Vines: God and the Gay Christian, Part 5 (1 Cor 6:9-10)

We are considering one of the latest, and best reviewed, books supporting Christian gay marriage, Matthew Vines’ God and the Gay Christian: The Biblical Case in Support of Same-Sex Relationships.

This is just part 5, but already I’m sure the back and forth is getting more than a little tedious. I’m generally pretty patient with this sort of discussion, but I confess to feeling the tedium.

The problem is that so many arguments are made, and no matter how illogical or badly founded, it just takes a lot of words to lay out Vines’ argument and to then respond, agreeing or disagreeing.

Vine and all those who argue his position are entitled to a fair, open minded hearing. Moreover, I don’t mind doing the hard work of working through all the arguments. But there comes a point …

1 Cor 6:9-10

That is, there comes a point where arguments are being made that are just absurd — and it becomes a waste of everyone’s time. And this is the case regarding Vine’s interpretation of this important passage —

(1 Cor 6:9–10 ESV) 9 Or do you not know that the unrighteous will not inherit the kingdom of God? Do not be deceived: neither the sexually immoral, nor idolaters, nor adulterers, nor men who practice homosexuality [malakos and arsenokoitai], 10 nor thieves, nor the greedy, nor drunkards, nor revilers, nor swindlers will inherit the kingdom of God.

Vines argues,

In Greek, arsen means “male” and koites means “bed,” typically with a sexual connotation. Given the meaning of those words, some argue that arsenokoitai must mean “men who sleep with other men,” encompassing a condemnation of non-celibate gay men.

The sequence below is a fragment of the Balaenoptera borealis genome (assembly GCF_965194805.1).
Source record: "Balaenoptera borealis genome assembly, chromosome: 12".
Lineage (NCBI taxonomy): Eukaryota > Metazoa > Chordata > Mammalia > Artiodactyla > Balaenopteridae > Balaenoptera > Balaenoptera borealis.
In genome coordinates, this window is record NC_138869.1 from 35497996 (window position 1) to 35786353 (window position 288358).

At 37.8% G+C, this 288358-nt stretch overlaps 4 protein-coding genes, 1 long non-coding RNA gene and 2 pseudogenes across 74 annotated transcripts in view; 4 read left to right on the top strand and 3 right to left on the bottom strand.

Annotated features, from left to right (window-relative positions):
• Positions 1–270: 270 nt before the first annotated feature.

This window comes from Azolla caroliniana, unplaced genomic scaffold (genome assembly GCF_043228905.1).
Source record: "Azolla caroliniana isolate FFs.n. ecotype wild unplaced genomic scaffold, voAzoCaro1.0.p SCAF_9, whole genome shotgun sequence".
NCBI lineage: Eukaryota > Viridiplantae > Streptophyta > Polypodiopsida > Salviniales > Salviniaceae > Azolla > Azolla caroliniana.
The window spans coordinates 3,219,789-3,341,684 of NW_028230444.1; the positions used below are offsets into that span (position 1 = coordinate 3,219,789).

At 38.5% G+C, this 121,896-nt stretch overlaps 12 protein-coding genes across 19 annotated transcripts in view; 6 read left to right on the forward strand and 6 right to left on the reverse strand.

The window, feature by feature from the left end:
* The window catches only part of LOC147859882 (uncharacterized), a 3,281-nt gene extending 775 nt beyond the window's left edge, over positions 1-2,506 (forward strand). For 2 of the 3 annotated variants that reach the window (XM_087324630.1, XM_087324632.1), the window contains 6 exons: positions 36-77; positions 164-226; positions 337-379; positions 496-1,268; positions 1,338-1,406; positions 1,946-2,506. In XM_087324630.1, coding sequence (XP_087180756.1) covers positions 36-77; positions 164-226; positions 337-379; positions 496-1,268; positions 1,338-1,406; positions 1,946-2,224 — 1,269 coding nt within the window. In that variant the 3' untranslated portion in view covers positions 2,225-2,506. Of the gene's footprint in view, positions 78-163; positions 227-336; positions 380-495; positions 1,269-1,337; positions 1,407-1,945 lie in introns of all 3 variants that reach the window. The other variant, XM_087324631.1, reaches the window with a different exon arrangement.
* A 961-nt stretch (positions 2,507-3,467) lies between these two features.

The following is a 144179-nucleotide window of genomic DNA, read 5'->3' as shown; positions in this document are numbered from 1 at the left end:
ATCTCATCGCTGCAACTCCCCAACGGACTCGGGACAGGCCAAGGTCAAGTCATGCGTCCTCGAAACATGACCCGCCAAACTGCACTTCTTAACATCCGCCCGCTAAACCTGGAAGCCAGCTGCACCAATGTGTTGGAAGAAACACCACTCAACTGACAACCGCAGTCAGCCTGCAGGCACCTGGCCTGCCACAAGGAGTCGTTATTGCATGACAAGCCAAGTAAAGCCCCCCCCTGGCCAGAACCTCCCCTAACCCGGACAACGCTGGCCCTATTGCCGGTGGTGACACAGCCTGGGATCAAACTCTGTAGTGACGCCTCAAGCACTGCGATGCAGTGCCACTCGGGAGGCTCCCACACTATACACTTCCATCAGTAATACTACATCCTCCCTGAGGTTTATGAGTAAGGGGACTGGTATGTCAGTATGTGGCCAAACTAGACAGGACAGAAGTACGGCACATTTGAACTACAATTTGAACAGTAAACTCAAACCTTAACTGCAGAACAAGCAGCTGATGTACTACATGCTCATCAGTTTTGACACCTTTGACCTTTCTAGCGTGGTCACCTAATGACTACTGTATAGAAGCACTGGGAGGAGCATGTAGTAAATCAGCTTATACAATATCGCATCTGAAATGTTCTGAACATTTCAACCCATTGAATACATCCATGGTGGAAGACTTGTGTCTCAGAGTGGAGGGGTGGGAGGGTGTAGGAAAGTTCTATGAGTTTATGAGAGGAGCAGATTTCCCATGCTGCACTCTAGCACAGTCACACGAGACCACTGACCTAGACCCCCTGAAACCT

But the argument breaks down in two key places. First, the component parts of a word don’t necessarily tell us what it means. The English word understand, for instance, has nothing to do with either “standing” or being “under.” If a person learning English as a second language tried to figure out the meaning of understand only by considering its component parts, she would be led far astray.

Some non-affirming Christians seek to avoid this difficulty by connecting arsenokoitai to the prohibition of male same-sex intercourse found in Leviticus 20: 13. In the earliest Greek translation of that verse, the words arsenos koiten appear next to one another. So it’s possible that Paul coined the term arsenokoitai based on his familiarity with the Greek translation of Leviticus 20. If so, he likely was using the word to condemn some form of same-sex behavior.

(p. 123). Hmm …

If Paul coined the term (and this is the earliest recorded use of the word), then he expected to be understood. A word such as “understand” can change meanings over the centuries so that the roots of the word no longer give guidance for the definition. But when someone coins a new word, he expects to be understood.

Hence, the root words matter — often even defining the word — absent some evidence to the contrary — especially when it’s a newly coined word. The meaning gets disconnected from the root only after a long time — long enough for the word to be heard separate from its root words (as in “understand” — which goes back at least to Old English, long before even the KJV).